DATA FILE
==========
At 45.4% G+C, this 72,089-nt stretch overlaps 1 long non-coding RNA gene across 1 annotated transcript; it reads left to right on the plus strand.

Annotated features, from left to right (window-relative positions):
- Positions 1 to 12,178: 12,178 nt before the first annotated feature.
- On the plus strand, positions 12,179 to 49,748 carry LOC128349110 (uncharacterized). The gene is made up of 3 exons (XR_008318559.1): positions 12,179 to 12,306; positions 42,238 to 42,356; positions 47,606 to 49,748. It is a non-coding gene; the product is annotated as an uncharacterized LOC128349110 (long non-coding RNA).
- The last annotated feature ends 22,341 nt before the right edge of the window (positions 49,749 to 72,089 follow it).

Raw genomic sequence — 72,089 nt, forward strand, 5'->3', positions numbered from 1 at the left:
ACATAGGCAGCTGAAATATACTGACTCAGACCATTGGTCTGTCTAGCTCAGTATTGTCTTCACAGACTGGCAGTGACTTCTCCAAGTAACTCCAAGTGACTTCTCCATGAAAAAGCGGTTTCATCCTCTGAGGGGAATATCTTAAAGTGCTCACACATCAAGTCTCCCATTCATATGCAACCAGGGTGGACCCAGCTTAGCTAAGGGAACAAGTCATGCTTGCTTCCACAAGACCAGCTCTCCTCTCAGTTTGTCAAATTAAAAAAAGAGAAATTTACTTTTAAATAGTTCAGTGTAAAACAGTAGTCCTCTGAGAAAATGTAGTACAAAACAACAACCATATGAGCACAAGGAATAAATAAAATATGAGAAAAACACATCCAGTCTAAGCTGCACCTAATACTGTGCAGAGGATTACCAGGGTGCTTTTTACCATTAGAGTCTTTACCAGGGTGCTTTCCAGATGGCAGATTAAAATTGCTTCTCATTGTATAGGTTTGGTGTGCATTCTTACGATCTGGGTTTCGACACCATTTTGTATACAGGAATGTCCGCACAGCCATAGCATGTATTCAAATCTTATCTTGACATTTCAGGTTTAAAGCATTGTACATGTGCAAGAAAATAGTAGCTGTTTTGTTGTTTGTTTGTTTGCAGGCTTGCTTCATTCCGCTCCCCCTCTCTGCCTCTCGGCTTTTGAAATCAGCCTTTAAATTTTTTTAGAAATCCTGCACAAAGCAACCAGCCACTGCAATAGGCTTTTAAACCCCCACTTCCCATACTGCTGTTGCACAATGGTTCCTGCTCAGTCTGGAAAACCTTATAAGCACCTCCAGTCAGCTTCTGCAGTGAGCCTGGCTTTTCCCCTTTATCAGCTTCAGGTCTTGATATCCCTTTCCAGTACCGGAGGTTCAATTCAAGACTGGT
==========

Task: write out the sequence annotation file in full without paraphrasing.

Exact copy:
At 45.4% G+C, this 72,089-nt stretch overlaps 1 long non-coding RNA gene across 1 annotated transcript; it reads left to right on the plus strand.

Annotated features, from left to right (window-relative positions):
- Positions 1 to 12,178: 12,178 nt before the first annotated feature.
- On the plus strand, positions 12,179 to 49,748 carry LOC128349110 (uncharacterized). The gene is made up of 3 exons (XR_008318559.1): positions 12,179 to 12,306; positions 42,238 to 42,356; positions 47,606 to 49,748. It is a non-coding gene; the product is annotated as an uncharacterized LOC128349110 (long non-coding RNA).
- The last annotated feature ends 22,341 nt before the right edge of the window (positions 49,749 to 72,089 follow it).

Raw genomic sequence — 72,089 nt, forward strand, 5'->3', positions numbered from 1 at the left:
ACATAGGCAGCTGAAATATACTGACTCAGACCATTGGTCTGTCTAGCTCAGTATTGTCTTCACAGACTGGCAGTGACTTCTCCAAGTAACTCCAAGTGACTTCTCCATGAAAAAGCGGTTTCATCCTCTGAGGGGAATATCTTAAAGTGCTCACACATCAAGTCTCCCATTCATATGCAACCAGGGTGGACCCAGCTTAGCTAAGGGAACAAGTCATGCTTGCTTCCACAAGACCAGCTCTCCTCTCAGTTTGTCAAATTAAAAAAAGAGAAATTTACTTTTAAATAGTTCAGTGTAAAACAGTAGTCCTCTGAGAAAATGTAGTACAAAACAACAACCATATGAGCACAAGGAATAAATAAAATATGAGAAAAACACATCCAGTCTAAGCTGCACCTAATACTGTGCAGAGGATTACCAGGGTGCTTTTTACCATTAGAGTCTTTACCAGGGTGCTTTCCAGATGGCAGATTAAAATTGCTTCTCATTGTATAGGTTTGGTGTGCATTCTTACGATCTGGGTTTCGACACCATTTTGTATACAGGAATGTCCGCACAGCCATAGCATGTATTCAAATCTTATCTTGACATTTCAGGTTTAAAGCATTGTACATGTGCAAGAAAATAGTAGCTGTTTTGTTGTTTGTTTGTTTGCAGGCTTGCTTCATTCCGCTCCCCCTCTCTGCCTCTCGGCTTTTGAAATCAGCCTTTAAATTTTTTTAGAAATCCTGCACAAAGCAACCAGCCACTGCAATAGGCTTTTAAACCCCCACTTCCCATACTGCTGTTGCACAATGGTTCCTGCTCAGTCTGGAAAACCTTATAAGCACCTCCAGTCAGCTTCTGCAGTGAGCCTGGCTTTTCCCCTTTATCAGCTTCAGGTCTTGATATCCCTTTCCAGTACCGGAGGTTCAATTCAAGACTGGT